2.0 References

The publications referred to in the development of this SWI are those identified in Seed Program Regulatory Authority (SPRA) 101 – Definitions, Acronyms and References for the Seed Program as well as:

  • L. Kott, Plant Breeders' Rights Descriptors for Brassica napus, University of Guelph, 1994
  • P. Thomas, Canola Growers' Manual, Canola Council of Canada, 1984
  • The Biology of Brassica juncea (Canola/Mustard), Biology Document BIO2007-01, Canadian Food Inspection Agency
  • The Biology of Brassica napus L. (Canola/Rapeseed), Biology Document BIO1994-09, Canadian Food Inspection Agency
  • The Biology of Brassica rapa L., Biology Document BIO1992-02, Canadian Food Inspection Agency

3.0 Definitions

For the purposes of this SWI, the definitions given in SPRA 101, in the CSGA's Circular 6 and the following apply:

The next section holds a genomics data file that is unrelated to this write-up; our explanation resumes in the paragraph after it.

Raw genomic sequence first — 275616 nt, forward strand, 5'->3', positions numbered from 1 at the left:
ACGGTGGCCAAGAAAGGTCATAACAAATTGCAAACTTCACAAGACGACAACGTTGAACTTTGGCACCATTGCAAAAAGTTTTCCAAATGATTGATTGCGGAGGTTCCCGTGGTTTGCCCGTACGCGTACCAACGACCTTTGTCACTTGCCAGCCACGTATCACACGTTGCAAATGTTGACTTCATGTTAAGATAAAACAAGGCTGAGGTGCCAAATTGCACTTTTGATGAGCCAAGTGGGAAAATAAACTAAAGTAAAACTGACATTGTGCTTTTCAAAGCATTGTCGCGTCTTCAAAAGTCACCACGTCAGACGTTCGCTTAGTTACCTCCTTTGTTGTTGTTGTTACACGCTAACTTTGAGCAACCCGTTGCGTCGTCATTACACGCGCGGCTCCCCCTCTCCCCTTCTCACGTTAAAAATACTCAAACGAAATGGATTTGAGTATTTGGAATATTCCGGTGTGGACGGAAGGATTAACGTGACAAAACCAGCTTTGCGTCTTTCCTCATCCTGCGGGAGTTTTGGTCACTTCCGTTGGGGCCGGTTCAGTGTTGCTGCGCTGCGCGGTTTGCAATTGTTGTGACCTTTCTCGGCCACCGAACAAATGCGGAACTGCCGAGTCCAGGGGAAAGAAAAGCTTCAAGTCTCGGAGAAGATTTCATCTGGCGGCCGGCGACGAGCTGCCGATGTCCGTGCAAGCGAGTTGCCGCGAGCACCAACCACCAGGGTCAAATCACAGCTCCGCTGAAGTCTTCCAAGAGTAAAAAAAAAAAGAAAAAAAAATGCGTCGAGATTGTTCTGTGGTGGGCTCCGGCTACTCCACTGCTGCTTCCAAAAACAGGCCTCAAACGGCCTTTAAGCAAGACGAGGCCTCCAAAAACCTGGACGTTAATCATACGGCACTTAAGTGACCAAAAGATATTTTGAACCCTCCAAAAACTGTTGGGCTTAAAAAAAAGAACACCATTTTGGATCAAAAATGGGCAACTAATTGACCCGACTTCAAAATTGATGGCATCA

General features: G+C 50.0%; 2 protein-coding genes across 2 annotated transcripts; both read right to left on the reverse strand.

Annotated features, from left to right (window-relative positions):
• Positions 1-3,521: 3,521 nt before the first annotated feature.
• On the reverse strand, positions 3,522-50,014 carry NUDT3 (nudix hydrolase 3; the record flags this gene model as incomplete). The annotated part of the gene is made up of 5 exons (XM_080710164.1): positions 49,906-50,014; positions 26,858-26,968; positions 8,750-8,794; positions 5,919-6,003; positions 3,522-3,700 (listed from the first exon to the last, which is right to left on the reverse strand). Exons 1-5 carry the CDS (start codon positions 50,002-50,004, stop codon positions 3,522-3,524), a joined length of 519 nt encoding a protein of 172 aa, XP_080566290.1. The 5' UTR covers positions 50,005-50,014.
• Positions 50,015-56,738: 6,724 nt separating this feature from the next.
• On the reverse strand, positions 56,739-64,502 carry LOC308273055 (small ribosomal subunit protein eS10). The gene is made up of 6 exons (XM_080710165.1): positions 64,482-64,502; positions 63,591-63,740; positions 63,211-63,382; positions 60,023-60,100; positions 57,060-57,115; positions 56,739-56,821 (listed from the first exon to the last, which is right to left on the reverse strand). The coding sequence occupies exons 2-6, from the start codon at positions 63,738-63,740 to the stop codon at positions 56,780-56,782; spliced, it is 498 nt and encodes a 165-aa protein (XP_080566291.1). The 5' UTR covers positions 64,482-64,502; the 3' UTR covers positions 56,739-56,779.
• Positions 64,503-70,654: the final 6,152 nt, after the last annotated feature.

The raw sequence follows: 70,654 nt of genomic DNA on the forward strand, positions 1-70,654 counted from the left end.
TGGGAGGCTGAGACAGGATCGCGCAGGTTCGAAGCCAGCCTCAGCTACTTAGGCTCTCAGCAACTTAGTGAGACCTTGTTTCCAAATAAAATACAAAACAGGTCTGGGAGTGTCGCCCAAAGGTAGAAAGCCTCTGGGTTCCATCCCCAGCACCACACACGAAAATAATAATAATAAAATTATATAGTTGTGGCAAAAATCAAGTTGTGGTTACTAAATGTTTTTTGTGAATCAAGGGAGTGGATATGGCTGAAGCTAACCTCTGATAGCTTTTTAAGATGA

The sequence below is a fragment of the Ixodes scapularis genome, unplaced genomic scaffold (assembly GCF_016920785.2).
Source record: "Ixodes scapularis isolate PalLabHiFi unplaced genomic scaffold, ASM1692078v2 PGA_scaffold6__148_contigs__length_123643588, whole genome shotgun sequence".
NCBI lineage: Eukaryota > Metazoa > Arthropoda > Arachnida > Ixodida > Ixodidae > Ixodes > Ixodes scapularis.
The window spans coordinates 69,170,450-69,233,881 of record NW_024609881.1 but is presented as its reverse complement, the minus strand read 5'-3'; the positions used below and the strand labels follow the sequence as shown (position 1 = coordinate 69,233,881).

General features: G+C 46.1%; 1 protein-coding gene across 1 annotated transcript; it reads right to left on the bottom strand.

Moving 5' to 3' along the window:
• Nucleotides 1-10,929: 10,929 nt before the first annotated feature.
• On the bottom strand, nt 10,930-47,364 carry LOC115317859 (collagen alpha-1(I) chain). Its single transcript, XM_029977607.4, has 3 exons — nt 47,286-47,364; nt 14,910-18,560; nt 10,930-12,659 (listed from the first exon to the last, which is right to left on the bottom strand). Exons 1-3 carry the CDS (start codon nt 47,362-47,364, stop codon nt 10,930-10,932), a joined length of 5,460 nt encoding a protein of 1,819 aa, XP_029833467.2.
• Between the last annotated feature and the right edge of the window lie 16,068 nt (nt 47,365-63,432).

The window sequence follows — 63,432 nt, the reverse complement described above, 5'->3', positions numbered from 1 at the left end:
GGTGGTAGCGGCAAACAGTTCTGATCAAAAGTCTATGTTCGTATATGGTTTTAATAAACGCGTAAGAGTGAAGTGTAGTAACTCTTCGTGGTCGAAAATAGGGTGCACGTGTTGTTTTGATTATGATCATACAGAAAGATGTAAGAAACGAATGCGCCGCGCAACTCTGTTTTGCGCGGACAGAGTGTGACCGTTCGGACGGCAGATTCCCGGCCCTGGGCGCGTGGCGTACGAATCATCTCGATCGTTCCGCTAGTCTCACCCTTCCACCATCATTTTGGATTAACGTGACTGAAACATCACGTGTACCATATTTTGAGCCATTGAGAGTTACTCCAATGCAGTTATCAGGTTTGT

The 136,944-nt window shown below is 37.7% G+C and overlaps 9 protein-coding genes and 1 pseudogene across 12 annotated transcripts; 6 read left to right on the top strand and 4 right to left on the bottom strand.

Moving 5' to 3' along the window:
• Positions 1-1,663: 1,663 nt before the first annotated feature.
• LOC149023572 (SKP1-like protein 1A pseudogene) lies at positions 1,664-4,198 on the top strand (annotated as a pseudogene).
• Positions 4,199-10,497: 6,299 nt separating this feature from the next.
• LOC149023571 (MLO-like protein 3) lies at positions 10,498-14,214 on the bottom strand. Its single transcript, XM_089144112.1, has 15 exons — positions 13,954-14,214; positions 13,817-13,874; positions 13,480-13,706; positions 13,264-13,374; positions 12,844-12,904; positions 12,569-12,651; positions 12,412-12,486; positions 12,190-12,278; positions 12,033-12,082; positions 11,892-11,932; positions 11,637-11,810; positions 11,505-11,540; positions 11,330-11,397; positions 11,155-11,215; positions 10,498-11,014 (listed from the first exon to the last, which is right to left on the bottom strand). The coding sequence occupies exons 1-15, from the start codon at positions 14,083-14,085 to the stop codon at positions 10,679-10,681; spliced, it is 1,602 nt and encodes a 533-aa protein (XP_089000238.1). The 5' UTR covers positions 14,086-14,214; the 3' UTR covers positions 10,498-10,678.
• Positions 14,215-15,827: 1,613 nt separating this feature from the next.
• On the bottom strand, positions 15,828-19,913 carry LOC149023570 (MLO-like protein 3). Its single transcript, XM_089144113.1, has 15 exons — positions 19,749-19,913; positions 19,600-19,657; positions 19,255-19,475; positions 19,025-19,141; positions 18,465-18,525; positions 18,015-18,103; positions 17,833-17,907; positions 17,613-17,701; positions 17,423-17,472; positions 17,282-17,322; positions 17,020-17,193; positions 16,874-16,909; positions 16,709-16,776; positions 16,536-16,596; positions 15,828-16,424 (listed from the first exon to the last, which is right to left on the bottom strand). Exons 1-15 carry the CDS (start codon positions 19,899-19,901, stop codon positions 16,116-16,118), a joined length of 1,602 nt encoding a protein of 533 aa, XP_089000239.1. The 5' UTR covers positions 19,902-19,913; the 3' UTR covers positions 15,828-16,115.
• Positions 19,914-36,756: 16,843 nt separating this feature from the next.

A-line
male sterile line; line or population which is male sterile; female plants which don't produce pollen; the female line from which the progeny seed is harvested
B-line
male fertile line or population capable of maintaining male sterility in the progeny of the A-line; line or population which, when crossed with male sterile plants (A line), maintains male sterility; male line which produces viable pollen
Composite variety
a plant population in which at least 70% of progeny result from a crossing of the parent lines; a variety produced through planting a physical blend of specific proportions of parental lines
Double-cross hybrid
the first generation of a cross between two Foundation single-cross hybrids
Foundation single-cross
a single cross used in the production of a double cross, a Foundation three-way cross hybrid or a top-cross hybrid
Heterosis